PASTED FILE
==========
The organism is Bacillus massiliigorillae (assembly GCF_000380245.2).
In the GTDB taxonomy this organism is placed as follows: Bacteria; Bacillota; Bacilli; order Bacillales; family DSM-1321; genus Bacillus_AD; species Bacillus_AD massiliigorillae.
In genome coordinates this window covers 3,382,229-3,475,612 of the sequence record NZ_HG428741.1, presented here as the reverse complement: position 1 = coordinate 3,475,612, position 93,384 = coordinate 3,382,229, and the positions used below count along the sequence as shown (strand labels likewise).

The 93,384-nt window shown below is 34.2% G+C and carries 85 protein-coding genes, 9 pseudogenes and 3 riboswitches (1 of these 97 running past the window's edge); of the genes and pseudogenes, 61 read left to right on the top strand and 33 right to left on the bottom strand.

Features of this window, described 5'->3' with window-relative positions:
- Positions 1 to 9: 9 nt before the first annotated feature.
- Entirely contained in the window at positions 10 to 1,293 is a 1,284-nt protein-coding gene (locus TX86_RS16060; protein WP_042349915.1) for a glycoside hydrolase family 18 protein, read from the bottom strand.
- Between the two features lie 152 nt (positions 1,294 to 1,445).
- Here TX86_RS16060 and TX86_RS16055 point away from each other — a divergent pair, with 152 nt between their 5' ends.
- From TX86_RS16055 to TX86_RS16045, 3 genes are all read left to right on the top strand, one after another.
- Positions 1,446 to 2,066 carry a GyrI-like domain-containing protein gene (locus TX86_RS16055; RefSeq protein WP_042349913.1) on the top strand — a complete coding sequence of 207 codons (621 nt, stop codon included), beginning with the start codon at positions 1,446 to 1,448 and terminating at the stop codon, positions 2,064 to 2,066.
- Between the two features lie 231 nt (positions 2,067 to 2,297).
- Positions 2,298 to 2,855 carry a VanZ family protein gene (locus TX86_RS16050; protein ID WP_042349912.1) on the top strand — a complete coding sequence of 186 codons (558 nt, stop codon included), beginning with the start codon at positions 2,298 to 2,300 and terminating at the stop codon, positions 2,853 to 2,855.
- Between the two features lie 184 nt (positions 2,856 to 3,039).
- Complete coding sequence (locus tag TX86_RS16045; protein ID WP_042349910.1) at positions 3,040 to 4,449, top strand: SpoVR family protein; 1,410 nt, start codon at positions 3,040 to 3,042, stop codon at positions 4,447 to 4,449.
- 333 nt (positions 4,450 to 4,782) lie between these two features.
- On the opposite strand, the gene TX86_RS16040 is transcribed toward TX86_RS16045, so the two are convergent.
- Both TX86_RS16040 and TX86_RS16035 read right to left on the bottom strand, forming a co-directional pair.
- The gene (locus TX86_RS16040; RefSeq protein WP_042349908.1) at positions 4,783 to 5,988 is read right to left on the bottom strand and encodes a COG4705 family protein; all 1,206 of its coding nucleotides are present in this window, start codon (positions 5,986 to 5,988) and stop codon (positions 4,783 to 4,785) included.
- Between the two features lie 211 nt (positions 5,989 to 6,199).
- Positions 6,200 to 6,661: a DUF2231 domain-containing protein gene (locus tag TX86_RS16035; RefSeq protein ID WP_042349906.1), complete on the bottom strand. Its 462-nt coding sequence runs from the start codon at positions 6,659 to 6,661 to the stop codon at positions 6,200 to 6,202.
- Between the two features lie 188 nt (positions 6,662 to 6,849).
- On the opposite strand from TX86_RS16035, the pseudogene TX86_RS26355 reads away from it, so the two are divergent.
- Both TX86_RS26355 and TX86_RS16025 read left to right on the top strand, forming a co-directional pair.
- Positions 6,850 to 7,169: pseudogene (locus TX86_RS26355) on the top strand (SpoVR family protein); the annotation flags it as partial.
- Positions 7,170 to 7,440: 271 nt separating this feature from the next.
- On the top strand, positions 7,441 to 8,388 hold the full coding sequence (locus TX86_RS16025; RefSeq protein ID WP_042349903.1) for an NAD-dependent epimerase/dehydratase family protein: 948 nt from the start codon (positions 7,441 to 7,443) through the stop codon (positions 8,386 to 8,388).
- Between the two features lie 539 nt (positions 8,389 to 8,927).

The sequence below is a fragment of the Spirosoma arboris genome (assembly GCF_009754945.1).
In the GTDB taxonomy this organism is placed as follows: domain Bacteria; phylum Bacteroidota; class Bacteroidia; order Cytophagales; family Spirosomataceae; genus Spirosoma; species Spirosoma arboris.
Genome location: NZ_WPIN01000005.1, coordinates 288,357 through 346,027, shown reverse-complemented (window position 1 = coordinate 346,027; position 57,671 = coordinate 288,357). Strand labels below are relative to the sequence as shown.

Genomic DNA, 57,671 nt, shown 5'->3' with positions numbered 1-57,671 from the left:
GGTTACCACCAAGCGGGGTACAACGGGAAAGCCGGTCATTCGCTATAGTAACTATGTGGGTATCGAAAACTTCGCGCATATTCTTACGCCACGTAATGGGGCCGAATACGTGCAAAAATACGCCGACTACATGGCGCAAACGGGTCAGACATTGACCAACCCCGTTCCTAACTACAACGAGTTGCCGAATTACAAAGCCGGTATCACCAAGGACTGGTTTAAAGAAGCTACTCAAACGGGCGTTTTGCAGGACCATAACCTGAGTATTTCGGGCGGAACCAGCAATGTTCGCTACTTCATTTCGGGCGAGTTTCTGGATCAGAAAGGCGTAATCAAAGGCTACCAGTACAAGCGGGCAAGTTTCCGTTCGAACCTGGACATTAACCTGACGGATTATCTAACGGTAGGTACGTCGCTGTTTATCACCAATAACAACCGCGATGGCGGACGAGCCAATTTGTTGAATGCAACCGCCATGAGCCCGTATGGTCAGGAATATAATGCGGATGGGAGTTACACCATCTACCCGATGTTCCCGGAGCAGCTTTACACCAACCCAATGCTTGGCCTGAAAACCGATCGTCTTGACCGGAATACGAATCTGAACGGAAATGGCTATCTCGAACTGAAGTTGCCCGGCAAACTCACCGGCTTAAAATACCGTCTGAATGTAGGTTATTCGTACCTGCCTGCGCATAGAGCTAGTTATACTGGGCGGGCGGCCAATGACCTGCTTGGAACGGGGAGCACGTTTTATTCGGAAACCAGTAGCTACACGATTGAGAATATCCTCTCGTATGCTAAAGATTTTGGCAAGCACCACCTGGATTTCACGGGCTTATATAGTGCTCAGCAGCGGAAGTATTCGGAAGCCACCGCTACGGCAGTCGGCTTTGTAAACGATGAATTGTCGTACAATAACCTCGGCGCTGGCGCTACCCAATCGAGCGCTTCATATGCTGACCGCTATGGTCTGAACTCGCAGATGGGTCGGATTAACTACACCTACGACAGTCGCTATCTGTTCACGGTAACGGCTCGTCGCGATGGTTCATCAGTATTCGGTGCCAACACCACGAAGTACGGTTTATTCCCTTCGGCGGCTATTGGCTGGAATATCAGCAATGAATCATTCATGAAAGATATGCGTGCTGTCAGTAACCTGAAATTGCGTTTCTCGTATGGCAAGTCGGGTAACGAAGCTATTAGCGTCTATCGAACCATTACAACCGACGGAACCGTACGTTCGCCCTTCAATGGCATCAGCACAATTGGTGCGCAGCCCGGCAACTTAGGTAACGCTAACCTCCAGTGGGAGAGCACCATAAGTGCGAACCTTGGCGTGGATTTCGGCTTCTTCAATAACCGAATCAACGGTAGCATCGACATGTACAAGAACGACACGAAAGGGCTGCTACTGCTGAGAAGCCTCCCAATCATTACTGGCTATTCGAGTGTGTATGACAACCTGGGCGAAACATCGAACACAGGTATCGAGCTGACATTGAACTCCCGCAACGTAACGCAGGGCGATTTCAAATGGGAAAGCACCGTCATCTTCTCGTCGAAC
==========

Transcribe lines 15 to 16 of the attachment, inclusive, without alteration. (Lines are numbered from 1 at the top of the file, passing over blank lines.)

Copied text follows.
- Complete coding sequence (locus tag TX86_RS16045; protein ID WP_042349910.1) at positions 3,040 to 4,449, top strand: SpoVR family protein; 1,410 nt, start codon at positions 3,040 to 3,042, stop codon at positions 4,447 to 4,449.
- 333 nt (positions 4,450 to 4,782) lie between these two features.